Online Course Home Vegetable Growing
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Even in today’s complex and technology-driven society the hunter-gatherer instinct is strongly present within most of us. Growing edible plants and creating beautiful garden spaces is a way that we can keep in touch with nature and the simpler joys of life.
ACS student comment:
Great course, tutor was really good with explaining and marking. [She] gave me new ideas for my garden and hints for it too. Learning so many new things about
growing different vegetables, how to grow them and what to do. All about soils and garden plots.Kathryn Crossfield, Australia - Home Vegetable Growing
There are 8 lessons in this course:
Cultivation and Planting
Review of Major Vegetable Varieties
Pest, Disease and Weed Control
Hydroponic and Greenhouse Growing
Lesser Grown Varieties and Herbs
Harvesting, Storing and Using Vegetables
Each lesson culminates in an assignment which is submitted to the school, marked by the school's tutors and returned to you with any relevant suggestions, comments, and if necessary, extra reading.
Identify a range of different vegetables
Determine sources and significance for information on vegetable growing
Describe the planting and cultivation of a range of different vegetables.
Describe production of some of the varieties of vegetable which are widely and commonly grown by home gardeners.
Evaluate and determine treatments for a range of common pest, disease and weed problems that affect vegetables
Determine and describe methods for producing a range of vegetable crops out of season.
Describe production of some of the varieties of vegetable which are less commonly grown by home gardeners.
Determine and describe ways of managing the water needs of vegetables in a home garden.
Describe when and how to harvest different types of vegetable crops.
Describe a range of methods for storing and using vegetables after harvest.
Why grow herbs and vegetables?
Watching plants grow from seed to harvest and knowing that the armful of vegies and herbs you have just gathered for the evening meal will be on the table within an hour or two of harvest can be an exciting and satisfying experience.
There are lots of other reasons to grow vegetables:
- You save money.
- You have the satisfaction of being self sufficient.
- You know what you are using (you can never be sure that purchased products are pure and uncontaminated).
- You have a reliable supply of preferred varieties.
- Your food is fresher.
- Just for fun!
The most obvious reason to grow veggies or herbs is to harvest and use them but that isn’t the only reason. Many vegetables and herbs can be just as attractive or functional as the ornamental and amenity plants we grow.
Using herbs and veggies for better visual impact is simply a matter of plant selection and arrangement. In the past, when almost every house was on a quarter-acre block, vegetables were grown in separate beds in the backyard, with each variety planted in neatly spaced rows. These days few householders have the space or time to devote to this style of gardening, so it makes sense to grow edible plants alongside ornamental varieties. For example, a bed of edible and ornamental plants could include perennial lettuces as edging plants, climbing peas on tripods, clumps of rainbow chard and leafy parsley for colour and texture, backed by a screen of sweet corn. There are endless possibilities of combinations – a task made easier each season’s release of exciting new compact and colourful varieties.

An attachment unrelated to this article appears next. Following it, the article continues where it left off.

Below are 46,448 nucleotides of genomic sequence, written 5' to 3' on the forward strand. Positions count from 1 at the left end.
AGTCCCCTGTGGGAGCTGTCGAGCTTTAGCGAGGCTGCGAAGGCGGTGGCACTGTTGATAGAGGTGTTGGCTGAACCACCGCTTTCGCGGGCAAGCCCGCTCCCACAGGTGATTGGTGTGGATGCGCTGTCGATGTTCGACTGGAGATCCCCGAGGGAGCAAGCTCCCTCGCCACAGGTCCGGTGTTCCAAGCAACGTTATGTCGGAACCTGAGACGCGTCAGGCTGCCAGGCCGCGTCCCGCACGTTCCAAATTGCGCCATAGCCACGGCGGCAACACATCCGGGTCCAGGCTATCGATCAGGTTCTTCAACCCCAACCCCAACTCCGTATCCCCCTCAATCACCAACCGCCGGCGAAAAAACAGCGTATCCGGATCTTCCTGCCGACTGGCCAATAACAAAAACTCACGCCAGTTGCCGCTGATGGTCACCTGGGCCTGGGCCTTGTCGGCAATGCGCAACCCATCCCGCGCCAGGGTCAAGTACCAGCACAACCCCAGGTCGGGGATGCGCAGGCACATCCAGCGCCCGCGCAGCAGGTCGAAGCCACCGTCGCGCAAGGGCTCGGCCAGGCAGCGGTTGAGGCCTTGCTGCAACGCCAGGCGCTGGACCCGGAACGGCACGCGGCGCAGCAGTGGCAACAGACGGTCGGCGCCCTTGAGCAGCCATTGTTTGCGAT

Vegetables and herbs can also be used to improve the backyard environment. Planting green manures and using organic mulches and composts will improve soil fertility and help to control erosion. Problem soils, such as excessively wet or dry soils, can also be improved by choosing varieties adapted to those conditions.
In a small but important way, growing vegetables will increase the biodiversity of your garden – the vegie patch will be a haven for bees, birds, lizards and other animals in need of food, water and shelter.
Can You Be Self Sufficient on an Average Home Site?
It’s possible to provide for many of your needs, but you may need to modify your expectations.
If you want every luxury that modern society can offer, then you are going to need more than what your garden can give you, but if you are prepared to be only part self sufficient or to live with less, then go for it.
What you produce from your garden will depend on the amount of space that you have. Obviously the larger the property, the more potential you will have to produce a large variety of crops. Large properties can support a range of fruit trees, vines, vegetables, herbs, grains and even hay and straw, as well as animals and chickens. The smaller the property, the more thought you will need to give to what you do and don’t grow. Ask yourself "what would I like to produce
?" Then take it from there.
What can you make using produce from your garden?
Turning the produce into preserves and other usable items can be as much fun as the actual growing. For those who are looking to be self sufficient this is an extension of growing your own food, and a necessity to help you through winter and early spring, when fresh produce can start to dwindle.
The following is a short list of what you could consider making:
- Dried foods
- Fertiliser / compost
- Seed (for next year’s planting)
- Fruit juices
Enrol today, start on the path to growing your own
Home Vegetable Growing is studied by distance learning. You study online with the support of our expert tutors.
You can enrol today at a reduced course price.
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